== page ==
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Hospitality

Hotels Aim To Meet Demand

By Laura Moore, posted Dec 17, 2021
Aloft Wilmington at Coastline Center opened in downtown Wilmington this year, adding to the area's inventory of lodging space. (Photo c/o Clancy & Theys)
Demand for hotel space is at an all-time high in downtown Wilmington, and local businesses are stepping up to meet the needs of a new generation of travelers.
 
The Wilmington Convention Center, the Live Oak Bank Pavilion and Cape Fear Community College’s Wilson Center have become draws for people looking for a place to stay while visiting Wilmington, but the average hotel room does not cut it anymore for these guests.
 
“The lines are blurred between hospitality and experience. Guests are looking for something more with their stay. Perhaps it is something special in their room or the opportunity to pair their stay with an adventure in town,” said Kaylie O’Connor, one of the owners of The Hive at 505 N. Second St.
 
In addition to attractions, O’Connor said Wilmington offers enough on its own.
 
“Downtown’s historic nature is a tourist destination for that reason. The city has done a great job in downtown leaning into the breweries and bottle shop trend right now,” O’Connor said. “The great restaurants and walkability of it is super cool. The Brooklyn Arts Center, Front Street and the riverfront all provide any number of things to do in downtown.”
 
David McLamb, executive vice president of Poteat Hospitality Associates, spent 10 years looking for a suitable location in the Wilmington market, finally deciding to purchase the Coastline Conference and Event Center at 501 Nutt St.
 
Poteat recently opened a new hotel at the site – the Aloft Wilmington at Coastline Center.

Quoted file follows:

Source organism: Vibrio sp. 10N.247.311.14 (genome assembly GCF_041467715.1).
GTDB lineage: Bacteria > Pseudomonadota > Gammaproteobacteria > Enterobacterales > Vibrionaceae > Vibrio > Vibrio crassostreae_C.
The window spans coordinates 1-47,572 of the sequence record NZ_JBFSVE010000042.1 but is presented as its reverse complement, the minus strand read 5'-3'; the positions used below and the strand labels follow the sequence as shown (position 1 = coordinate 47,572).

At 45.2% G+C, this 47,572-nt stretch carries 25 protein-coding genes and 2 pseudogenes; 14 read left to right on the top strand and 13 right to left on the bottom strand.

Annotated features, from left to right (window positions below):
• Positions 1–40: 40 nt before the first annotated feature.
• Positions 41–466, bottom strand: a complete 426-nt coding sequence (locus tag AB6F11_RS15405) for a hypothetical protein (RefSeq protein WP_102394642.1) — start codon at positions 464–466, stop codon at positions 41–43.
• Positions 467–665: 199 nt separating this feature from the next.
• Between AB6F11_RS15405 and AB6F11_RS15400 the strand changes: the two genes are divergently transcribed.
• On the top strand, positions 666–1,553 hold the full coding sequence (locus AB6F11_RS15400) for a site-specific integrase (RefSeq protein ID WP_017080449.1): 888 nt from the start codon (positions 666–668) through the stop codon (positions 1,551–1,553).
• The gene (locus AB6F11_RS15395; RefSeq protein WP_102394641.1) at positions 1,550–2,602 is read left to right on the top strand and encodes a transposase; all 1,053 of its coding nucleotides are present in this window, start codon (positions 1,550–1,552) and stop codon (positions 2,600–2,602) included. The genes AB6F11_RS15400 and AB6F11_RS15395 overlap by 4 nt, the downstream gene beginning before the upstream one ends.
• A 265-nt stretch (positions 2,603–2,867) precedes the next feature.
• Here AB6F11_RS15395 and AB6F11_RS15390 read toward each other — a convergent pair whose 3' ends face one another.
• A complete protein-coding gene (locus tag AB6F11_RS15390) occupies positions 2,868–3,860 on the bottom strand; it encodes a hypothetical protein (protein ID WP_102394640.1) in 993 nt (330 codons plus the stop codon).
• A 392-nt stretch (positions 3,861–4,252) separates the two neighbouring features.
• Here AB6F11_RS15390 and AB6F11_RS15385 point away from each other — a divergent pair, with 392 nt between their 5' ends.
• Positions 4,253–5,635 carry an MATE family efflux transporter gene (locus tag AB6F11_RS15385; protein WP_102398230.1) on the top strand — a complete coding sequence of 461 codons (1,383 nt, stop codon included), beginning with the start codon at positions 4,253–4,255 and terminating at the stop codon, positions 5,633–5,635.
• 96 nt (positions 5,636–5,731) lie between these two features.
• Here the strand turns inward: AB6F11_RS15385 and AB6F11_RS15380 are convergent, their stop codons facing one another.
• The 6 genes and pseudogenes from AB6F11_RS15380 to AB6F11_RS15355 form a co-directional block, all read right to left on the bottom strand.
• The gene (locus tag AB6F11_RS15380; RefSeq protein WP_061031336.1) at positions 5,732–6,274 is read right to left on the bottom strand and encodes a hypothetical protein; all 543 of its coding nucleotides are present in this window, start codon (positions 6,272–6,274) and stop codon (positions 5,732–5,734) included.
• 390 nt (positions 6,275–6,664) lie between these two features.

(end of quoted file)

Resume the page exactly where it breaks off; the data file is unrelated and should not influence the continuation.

“With the expansion of the new convention center and seeing the void of hotel rooms, we sought to service that growth in the market,” McLamb said. “Aloft is a lifestyle brand ideally suited for downtown Wilmington.”
 
The Aloft features smaller rooms but offers a “much enhanced public space,” according to McLamb, to meet the expectations of today’s travelers.
 
“Aloft is designed to be fun and aimed at a younger set; it’s not about age, but a lifestyle. Age is not as important as expectation,” McLamb said.
 
To meet those expectations, Aloft features the WXYZ bar with large indoor and outdoor space with pool tables, games and music. A rooftop bar and bistro, aView, also provides a space to take in the sunsets over the Cape Fear River. A full-service, high-end establishment, The Atlantic Restaurant, will open next spring.
 
While The Hive offers complimentary snacks in each suite, personalized messaging for guests in order to “set the tone and brand personality,” O’Connor said they hope in the future, to “take it outside of the room and help guests to experience the city a little more.”
 
To provide guests with these one-of- a-kind experiences in the Wilmington area, O’Connor said The Hive is currently looking for businesses with which to form partnerships.